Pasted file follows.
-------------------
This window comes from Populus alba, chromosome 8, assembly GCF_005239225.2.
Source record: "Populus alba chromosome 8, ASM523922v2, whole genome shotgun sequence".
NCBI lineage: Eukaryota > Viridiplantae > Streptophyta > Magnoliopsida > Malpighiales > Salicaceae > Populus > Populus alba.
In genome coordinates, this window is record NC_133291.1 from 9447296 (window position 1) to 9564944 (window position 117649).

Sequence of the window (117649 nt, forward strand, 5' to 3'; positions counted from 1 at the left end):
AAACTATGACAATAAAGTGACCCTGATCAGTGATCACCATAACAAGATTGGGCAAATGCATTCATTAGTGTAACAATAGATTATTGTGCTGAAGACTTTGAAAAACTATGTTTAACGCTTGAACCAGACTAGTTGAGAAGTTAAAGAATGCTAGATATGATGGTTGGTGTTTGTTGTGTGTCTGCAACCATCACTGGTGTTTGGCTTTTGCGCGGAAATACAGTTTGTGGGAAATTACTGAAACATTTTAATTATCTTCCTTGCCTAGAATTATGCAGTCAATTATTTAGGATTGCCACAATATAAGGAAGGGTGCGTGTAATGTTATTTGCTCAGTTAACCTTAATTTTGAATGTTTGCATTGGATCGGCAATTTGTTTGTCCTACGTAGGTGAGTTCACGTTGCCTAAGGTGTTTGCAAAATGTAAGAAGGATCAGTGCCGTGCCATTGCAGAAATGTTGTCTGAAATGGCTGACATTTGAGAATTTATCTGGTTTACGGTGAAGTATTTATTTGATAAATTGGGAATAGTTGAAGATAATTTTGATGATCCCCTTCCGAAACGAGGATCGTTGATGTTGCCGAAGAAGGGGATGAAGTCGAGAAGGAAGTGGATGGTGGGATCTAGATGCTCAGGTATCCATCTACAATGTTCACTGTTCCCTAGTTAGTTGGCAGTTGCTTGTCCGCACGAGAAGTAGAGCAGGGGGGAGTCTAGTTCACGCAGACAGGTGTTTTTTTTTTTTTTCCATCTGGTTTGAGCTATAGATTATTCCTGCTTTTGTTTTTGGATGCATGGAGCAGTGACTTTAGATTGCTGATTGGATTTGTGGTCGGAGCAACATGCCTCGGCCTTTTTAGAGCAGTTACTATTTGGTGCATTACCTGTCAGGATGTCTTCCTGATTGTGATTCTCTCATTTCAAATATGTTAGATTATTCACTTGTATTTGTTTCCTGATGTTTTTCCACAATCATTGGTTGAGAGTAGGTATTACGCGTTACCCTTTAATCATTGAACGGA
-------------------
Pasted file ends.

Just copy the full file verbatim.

This window comes from Populus alba, chromosome 8, assembly GCF_005239225.2.
Source record: "Populus alba chromosome 8, ASM523922v2, whole genome shotgun sequence".
NCBI lineage: Eukaryota > Viridiplantae > Streptophyta > Magnoliopsida > Malpighiales > Salicaceae > Populus > Populus alba.
In genome coordinates, this window is record NC_133291.1 from 9447296 (window position 1) to 9564944 (window position 117649).

Sequence of the window (117649 nt, forward strand, 5' to 3'; positions counted from 1 at the left end):
AAACTATGACAATAAAGTGACCCTGATCAGTGATCACCATAACAAGATTGGGCAAATGCATTCATTAGTGTAACAATAGATTATTGTGCTGAAGACTTTGAAAAACTATGTTTAACGCTTGAACCAGACTAGTTGAGAAGTTAAAGAATGCTAGATATGATGGTTGGTGTTTGTTGTGTGTCTGCAACCATCACTGGTGTTTGGCTTTTGCGCGGAAATACAGTTTGTGGGAAATTACTGAAACATTTTAATTATCTTCCTTGCCTAGAATTATGCAGTCAATTATTTAGGATTGCCACAATATAAGGAAGGGTGCGTGTAATGTTATTTGCTCAGTTAACCTTAATTTTGAATGTTTGCATTGGATCGGCAATTTGTTTGTCCTACGTAGGTGAGTTCACGTTGCCTAAGGTGTTTGCAAAATGTAAGAAGGATCAGTGCCGTGCCATTGCAGAAATGTTGTCTGAAATGGCTGACATTTGAGAATTTATCTGGTTTACGGTGAAGTATTTATTTGATAAATTGGGAATAGTTGAAGATAATTTTGATGATCCCCTTCCGAAACGAGGATCGTTGATGTTGCCGAAGAAGGGGATGAAGTCGAGAAGGAAGTGGATGGTGGGATCTAGATGCTCAGGTATCCATCTACAATGTTCACTGTTCCCTAGTTAGTTGGCAGTTGCTTGTCCGCACGAGAAGTAGAGCAGGGGGGAGTCTAGTTCACGCAGACAGGTGTTTTTTTTTTTTTTCCATCTGGTTTGAGCTATAGATTATTCCTGCTTTTGTTTTTGGATGCATGGAGCAGTGACTTTAGATTGCTGATTGGATTTGTGGTCGGAGCAACATGCCTCGGCCTTTTTAGAGCAGTTACTATTTGGTGCATTACCTGTCAGGATGTCTTCCTGATTGTGATTCTCTCATTTCAAATATGTTAGATTATTCACTTGTATTTGTTTCCTGATGTTTTTCCACAATCATTGGTTGAGAGTAGGTATTACGCGTTACCCTTTAATCATTGAACGGA